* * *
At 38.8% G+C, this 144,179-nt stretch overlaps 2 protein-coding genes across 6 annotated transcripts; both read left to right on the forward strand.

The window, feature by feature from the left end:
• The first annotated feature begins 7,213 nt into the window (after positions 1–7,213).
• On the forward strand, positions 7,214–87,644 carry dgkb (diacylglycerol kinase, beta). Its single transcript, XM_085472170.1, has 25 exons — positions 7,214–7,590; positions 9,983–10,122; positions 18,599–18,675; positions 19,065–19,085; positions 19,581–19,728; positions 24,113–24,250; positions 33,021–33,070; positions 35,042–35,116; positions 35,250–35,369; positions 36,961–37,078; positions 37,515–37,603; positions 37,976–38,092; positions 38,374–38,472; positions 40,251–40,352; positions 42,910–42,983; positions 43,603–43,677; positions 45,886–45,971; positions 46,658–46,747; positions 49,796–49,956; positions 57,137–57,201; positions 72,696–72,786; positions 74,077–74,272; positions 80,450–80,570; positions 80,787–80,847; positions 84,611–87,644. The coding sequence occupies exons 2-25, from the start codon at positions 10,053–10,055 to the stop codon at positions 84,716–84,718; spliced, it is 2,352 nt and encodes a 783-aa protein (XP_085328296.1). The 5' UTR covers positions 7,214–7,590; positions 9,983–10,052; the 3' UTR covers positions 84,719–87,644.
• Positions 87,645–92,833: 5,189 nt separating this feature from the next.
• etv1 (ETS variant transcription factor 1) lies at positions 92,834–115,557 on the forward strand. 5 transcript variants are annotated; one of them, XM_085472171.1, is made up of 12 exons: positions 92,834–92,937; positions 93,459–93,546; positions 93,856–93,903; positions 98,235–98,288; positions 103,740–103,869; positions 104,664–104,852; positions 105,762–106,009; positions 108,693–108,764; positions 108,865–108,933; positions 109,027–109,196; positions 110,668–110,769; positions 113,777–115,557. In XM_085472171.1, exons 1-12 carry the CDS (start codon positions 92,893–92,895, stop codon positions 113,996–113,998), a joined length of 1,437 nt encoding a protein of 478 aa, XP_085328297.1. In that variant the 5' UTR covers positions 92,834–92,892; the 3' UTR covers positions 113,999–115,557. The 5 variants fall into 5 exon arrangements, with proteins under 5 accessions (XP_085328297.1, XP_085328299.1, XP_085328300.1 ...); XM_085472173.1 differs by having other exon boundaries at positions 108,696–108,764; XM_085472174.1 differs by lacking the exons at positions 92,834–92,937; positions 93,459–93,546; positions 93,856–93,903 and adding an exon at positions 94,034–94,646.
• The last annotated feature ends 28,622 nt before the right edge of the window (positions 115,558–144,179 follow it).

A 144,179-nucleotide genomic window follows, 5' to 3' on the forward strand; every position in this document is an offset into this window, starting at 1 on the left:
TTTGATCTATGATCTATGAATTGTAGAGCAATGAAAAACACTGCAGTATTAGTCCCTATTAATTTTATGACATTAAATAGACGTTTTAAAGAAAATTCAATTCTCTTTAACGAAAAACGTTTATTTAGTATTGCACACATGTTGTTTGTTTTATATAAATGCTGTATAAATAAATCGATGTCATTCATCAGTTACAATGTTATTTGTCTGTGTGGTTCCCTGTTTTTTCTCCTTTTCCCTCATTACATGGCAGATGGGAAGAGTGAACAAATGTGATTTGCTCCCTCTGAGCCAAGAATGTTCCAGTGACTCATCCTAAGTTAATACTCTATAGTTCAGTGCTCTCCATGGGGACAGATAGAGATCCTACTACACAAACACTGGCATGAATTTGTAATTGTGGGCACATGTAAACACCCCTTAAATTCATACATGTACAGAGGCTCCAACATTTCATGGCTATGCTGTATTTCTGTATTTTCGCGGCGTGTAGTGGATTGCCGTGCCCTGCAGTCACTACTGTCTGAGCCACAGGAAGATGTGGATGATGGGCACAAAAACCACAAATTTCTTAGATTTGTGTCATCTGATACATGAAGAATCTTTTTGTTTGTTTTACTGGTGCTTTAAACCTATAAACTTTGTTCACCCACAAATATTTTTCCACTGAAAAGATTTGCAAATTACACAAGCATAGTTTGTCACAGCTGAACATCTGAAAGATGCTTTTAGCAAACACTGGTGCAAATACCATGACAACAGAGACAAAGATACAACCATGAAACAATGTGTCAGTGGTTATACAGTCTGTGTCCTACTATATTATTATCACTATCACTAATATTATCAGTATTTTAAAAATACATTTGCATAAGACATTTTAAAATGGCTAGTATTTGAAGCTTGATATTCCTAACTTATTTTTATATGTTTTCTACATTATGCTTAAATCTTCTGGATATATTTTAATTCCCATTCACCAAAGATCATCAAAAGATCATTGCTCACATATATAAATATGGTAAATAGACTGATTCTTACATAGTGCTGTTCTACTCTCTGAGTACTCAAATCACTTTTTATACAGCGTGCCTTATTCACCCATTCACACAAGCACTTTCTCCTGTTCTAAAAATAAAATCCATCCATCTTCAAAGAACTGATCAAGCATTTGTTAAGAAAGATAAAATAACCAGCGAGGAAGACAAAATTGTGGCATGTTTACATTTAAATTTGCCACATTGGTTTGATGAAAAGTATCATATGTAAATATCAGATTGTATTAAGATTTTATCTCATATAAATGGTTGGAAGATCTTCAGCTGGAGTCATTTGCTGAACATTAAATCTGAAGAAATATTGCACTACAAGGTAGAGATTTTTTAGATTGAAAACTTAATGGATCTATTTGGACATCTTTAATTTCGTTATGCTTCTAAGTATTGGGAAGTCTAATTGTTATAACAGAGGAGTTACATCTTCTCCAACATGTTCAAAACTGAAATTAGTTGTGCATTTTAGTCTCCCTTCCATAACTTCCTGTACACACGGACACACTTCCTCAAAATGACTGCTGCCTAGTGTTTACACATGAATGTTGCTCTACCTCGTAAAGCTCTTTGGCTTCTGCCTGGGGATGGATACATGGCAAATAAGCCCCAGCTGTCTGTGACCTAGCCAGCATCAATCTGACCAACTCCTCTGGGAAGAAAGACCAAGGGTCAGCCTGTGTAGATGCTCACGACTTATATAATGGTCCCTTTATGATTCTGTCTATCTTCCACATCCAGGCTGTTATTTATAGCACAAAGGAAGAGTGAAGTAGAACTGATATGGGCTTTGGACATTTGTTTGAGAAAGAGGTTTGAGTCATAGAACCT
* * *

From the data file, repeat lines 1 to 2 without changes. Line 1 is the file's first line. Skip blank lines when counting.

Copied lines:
At 38.8% G+C, this 144,179-nt stretch overlaps 2 protein-coding genes across 6 annotated transcripts; both read left to right on the forward strand.

The window, feature by feature from the left end: